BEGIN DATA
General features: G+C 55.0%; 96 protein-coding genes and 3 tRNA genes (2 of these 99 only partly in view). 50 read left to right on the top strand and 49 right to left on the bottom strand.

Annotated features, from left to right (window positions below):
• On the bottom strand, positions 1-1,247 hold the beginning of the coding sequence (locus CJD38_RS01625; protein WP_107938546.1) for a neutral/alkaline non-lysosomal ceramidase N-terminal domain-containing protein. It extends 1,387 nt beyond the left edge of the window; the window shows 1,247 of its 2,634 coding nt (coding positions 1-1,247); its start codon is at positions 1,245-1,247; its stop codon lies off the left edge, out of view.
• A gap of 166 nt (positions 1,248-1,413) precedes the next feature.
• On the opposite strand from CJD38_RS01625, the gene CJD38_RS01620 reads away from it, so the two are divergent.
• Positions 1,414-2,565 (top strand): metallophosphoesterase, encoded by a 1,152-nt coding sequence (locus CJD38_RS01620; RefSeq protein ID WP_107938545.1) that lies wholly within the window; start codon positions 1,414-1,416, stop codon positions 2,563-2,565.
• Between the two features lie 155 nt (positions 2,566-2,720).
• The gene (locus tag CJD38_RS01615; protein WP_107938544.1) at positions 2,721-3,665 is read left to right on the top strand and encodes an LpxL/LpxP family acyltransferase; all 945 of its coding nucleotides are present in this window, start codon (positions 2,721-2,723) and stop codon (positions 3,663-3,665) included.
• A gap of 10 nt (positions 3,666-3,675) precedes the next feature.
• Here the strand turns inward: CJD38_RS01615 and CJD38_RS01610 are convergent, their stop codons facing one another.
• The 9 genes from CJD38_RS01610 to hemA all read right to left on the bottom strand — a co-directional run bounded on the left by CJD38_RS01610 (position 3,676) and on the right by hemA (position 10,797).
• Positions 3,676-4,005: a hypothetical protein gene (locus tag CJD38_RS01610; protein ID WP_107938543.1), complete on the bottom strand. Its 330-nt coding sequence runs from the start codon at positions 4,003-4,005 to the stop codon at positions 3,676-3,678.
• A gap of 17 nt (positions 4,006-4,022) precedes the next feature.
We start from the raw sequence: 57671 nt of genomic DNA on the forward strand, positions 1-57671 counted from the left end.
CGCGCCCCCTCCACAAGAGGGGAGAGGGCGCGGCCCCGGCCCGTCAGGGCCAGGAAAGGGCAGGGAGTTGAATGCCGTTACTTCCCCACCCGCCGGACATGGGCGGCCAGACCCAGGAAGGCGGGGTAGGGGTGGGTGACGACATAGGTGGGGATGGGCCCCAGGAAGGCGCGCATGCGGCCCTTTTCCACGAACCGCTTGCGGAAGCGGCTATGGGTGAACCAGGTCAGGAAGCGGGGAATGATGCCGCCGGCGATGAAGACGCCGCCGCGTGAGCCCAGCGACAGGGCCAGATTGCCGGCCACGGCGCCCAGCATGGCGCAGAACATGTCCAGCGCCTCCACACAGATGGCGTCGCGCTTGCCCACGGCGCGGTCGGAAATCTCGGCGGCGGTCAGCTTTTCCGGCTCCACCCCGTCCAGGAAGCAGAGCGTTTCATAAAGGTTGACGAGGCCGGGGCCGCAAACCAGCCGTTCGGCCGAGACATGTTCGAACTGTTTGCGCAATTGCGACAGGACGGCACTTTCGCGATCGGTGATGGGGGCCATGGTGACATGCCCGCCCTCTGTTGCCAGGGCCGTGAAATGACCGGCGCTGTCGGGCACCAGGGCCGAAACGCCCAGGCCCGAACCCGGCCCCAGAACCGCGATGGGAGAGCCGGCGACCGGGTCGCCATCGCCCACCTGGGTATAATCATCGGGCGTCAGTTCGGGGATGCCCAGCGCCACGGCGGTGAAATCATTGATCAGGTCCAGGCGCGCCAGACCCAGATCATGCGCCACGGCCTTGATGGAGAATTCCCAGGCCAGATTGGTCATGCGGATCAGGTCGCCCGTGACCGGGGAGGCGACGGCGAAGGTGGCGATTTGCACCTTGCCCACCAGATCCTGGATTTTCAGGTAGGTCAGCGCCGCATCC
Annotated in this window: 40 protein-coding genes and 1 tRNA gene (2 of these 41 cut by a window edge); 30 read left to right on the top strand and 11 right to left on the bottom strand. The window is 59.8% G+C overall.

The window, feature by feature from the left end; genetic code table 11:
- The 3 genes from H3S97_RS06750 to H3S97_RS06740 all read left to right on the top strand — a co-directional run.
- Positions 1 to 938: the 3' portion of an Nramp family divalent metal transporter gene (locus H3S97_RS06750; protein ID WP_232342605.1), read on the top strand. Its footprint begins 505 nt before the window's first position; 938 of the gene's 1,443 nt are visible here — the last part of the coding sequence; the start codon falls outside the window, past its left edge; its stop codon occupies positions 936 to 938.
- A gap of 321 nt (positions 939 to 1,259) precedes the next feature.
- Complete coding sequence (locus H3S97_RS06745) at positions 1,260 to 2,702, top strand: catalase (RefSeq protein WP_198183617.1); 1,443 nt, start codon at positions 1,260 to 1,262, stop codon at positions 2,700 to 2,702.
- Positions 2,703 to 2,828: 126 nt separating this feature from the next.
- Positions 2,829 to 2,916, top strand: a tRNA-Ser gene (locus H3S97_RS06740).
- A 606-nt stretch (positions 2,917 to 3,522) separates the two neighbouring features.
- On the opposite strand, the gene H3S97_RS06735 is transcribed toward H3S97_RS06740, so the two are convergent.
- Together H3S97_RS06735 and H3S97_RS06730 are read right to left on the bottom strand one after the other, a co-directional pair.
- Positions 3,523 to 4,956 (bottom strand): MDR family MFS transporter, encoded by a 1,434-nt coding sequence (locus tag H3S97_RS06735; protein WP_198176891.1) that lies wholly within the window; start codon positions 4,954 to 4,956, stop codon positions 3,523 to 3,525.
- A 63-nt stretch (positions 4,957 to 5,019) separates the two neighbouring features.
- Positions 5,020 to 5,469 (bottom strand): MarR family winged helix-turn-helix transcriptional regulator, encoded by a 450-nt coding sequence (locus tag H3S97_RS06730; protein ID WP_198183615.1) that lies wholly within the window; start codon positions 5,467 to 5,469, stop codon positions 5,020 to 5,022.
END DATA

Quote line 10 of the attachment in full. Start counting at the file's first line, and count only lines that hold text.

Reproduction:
• Here the strand turns inward: CJD38_RS01615 and CJD38_RS01610 are convergent, their stop codons facing one another.